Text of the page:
The Johnny Burnette Rock 'N Roll Trio

The intriguing story of the Johnny Burnette Rock 'N Roll Trio touches several different areas of rock-and-roll history. As performers together, these contemporaries of Elvis Presley were pioneers in the early days of rock but produced no top forty hits. Individually and together some members of the group were responsible for writing some well known hits, placed records of their own in the top forty, and had children who went on to have their own distinguished careers in music.

The three members of the Johnny Burnette Rock 'N Roll Trio were Paul Burlison (born in Brownsville, Tennessee in 1929), Dorsey Burnette (born in Memphis in 1932) and his brother Johnny Burnette (born in Memphis in 1934). All three of them were boxers as young men (Dorsey and Johnny were at one time Golden Gloves champions) and all had a passion for music. According to some sources the Burnette brothers both attended Humes High School in Memphis, where Presley was a student; others say they attended Catholic High School in Memphis. And at one time or another, Dorsey, Johnny and Presley all worked for Crown Electric in Memphis.

Burlison and the Burnette brothers worked in various aspects of the music business around Memphis and formed their group in 1953. Paul Burlison had done some work with Howlin' Wolf, and it was Burlison's buzz-saw-like guitar work that gave the group it's distinct sound. They were an early rockabilly group and attempted to record at Sam Phillips' local Sun Records recording studio -- the same studio where Presley, Roy Orbison, Johnny Cash, Jerry Lee Lewis and other future rock notables had recorded when they were unknown talents -- but were turned down. The Johnny Burnette Rock 'N Roll Trio decided to head to New York City.

In 1956 they appeared on Ted Mack's Amateur Hour several times, winning each time, and eventually secured a recording contract with Coral Records. They recorded the jump blues tune Train Kept A-Rollin' and Tear It Up, neither of which became big-selling records but both of which are regarded today as important recordings in the evolution of rockabilly music.

Dorsey left the group later in 1956 and was replaced by an old colleague from Memphis, Johnny Black, whose brother Bill would reach the charts several times in the years to come with his instrumental group, Bill Black's Combo. A live performance ensued that was captured on film in Alan Freed's movie Rock, Rock, Rock. Burlison left in 1957 and a short time later the Johnny Burnette Rock 'N Roll Trio broke up. But there was much more to come from the individual members of the group.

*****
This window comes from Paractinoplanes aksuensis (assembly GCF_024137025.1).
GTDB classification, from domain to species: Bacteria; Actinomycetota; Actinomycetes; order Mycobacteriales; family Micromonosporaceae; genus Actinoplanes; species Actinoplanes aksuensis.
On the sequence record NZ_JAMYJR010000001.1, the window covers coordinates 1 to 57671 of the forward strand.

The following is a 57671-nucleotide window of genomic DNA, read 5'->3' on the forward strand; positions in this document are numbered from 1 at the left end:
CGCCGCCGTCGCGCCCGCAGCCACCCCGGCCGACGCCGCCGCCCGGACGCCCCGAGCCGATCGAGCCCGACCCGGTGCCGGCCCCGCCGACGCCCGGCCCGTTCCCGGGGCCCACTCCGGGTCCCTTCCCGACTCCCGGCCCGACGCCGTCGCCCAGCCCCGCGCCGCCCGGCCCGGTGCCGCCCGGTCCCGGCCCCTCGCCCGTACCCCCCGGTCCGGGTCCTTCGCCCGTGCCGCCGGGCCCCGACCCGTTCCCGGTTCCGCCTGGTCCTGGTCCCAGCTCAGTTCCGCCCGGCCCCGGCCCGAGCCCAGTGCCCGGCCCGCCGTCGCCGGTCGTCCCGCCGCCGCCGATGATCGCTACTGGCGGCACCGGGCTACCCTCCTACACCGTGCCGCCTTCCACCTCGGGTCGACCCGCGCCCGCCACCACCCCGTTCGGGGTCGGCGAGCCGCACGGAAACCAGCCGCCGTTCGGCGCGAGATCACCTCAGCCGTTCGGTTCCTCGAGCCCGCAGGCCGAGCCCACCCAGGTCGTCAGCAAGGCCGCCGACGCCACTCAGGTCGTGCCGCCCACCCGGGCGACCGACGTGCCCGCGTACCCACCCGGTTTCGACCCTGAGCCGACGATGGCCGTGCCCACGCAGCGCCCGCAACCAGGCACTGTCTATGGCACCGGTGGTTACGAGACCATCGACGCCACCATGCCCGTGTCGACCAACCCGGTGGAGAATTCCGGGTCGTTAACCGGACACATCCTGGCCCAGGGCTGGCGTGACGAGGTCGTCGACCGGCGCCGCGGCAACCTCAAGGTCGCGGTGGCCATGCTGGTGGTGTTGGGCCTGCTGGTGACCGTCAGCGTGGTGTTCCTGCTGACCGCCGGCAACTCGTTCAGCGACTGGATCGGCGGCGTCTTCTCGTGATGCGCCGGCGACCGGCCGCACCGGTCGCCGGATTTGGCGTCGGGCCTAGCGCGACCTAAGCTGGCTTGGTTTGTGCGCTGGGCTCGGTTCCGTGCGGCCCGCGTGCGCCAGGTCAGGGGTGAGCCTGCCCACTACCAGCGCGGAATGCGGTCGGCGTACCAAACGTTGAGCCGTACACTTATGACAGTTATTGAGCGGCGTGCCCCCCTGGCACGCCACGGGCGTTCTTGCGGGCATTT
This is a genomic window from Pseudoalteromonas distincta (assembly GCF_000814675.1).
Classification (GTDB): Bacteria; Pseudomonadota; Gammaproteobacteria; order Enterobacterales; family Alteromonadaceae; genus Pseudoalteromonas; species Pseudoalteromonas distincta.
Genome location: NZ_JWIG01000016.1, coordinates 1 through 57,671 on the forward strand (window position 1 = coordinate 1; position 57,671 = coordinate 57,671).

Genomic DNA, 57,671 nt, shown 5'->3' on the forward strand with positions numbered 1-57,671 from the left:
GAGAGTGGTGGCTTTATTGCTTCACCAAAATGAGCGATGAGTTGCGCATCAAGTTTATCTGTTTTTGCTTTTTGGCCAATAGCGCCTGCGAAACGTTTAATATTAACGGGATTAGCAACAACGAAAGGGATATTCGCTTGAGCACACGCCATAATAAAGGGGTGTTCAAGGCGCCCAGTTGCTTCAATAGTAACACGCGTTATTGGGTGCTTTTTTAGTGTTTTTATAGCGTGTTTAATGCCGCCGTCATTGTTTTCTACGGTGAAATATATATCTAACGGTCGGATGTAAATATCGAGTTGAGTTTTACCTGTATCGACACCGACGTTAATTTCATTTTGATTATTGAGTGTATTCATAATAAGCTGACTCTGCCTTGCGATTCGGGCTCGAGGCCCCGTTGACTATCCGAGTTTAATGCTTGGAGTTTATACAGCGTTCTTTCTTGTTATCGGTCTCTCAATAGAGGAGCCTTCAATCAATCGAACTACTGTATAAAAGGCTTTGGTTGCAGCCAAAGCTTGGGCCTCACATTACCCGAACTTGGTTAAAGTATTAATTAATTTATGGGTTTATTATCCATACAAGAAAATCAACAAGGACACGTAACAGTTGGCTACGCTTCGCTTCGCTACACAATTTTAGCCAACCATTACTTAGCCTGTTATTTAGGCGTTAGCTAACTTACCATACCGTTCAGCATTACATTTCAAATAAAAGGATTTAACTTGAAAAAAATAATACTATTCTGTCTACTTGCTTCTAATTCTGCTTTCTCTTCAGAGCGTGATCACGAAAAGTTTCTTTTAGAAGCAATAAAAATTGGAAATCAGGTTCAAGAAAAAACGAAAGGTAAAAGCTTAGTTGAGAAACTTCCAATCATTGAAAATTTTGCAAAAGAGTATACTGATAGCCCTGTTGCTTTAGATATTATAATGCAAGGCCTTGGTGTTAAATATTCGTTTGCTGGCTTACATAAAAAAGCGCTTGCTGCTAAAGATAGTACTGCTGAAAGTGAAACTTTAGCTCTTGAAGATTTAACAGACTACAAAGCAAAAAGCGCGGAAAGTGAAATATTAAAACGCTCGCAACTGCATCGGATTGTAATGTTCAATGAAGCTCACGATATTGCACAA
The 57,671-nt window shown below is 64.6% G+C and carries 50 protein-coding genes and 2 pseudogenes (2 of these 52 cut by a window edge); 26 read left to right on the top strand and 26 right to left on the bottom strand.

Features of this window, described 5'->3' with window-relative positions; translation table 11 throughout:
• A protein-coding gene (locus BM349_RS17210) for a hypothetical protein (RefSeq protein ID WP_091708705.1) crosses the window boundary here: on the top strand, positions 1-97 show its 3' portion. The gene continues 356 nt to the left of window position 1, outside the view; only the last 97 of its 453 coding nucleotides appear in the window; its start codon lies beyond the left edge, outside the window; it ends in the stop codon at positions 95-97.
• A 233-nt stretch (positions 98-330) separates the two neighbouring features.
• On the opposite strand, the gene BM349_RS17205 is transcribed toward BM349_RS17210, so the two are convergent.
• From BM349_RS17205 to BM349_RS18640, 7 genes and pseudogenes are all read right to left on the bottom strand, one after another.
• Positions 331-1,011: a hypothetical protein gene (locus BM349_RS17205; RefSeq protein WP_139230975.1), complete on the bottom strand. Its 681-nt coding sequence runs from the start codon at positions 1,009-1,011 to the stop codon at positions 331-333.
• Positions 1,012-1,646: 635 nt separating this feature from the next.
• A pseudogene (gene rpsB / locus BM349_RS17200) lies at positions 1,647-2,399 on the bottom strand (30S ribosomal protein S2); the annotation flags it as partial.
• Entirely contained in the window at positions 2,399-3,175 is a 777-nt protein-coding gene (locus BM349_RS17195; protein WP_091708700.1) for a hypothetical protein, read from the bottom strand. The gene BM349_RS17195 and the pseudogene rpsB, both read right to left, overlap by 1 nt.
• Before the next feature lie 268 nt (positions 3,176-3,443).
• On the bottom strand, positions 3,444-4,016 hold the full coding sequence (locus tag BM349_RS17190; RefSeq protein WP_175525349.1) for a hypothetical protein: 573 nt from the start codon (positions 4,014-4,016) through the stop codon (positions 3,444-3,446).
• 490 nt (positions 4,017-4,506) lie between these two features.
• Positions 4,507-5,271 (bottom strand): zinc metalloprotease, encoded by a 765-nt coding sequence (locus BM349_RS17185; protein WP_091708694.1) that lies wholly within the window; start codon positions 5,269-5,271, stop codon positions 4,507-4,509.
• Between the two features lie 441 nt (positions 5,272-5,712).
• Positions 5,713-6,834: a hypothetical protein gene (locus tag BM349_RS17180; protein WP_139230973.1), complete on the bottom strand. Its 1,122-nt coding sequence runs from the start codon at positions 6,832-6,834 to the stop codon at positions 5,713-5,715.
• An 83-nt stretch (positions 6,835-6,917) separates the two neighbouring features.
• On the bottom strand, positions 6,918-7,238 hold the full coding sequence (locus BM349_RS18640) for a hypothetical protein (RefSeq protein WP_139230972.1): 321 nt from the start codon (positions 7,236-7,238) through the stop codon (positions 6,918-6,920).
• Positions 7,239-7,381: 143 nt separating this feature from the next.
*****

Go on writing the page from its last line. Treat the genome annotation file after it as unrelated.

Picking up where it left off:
Dorsey and Johnny Burnette moved to the West Coast and wrote songs. Some of their songs, written individually or together, were recorded by rising star Ricky Nelson in the late 50's and became hits -- Waitin' In School, Believe What You Say, It's Late, and Just A Little Too Much. After years of traveling, writing, performing in clubs, and recording, the Burnette brothers had finally produced music that garnered national attention.

The Burnettes were good songwriters, had good singing voices, loved music, and got along well together. In 1960 both burst on the national scene and placed records in the top forty, this time as performers. First up was Dorsey with a song he had written some years earlier titled (There Was A) Tall Oak Tree. In late summer Johnny had his first big hit with Dreamin'. He followed with a snappy hit You're Sixteen, which would become a rock-and-roll standard. Other hits for Johnny the following year included Little Boy Sad and God, Country And My Baby. Dorsey had a lesser hit with Hey Little One.

On August 1, 1964, Johnny Burnette was on a fishing trip on Clear Lake in California, fell from his boat, and drowned. It was a difficult time for his brother Dorsey, who turned to country music; neither brother would reach the pop top forty again. Paul Burlison had left the world of music to run a construction business, and would later return to performing. In 1979 Dorsey suffered a fatal heart attack in Canoga Park, California.

But their musical legacy lived on. In early 1974 Ringo Starr had a number one hit with his remake of Johnny's You're Sixteen. Dorsey's son Billy Burnette is a fine guitarist, songwriter and record producer who spent some time as a member of Fleetwood Mac. Rocky Burnette, Billy's cousin and the son of Johnny, was a songwriter with Acuff-Rose and as a performer managed to crack the top ten with Tired Of Toein' The Line in 1980.

The song with which any member of the Johnny Burnette Rock 'N Roll Trio is most closely associated today is probably You're Sixteen, Johnny's fine ode to a teenage girlfriend. The story of the careers of these excellent rockabilly artists is one that is of interest to those who appreciate the popular music of the 50's and 60's.

Most Recent Update: January 1, 2004

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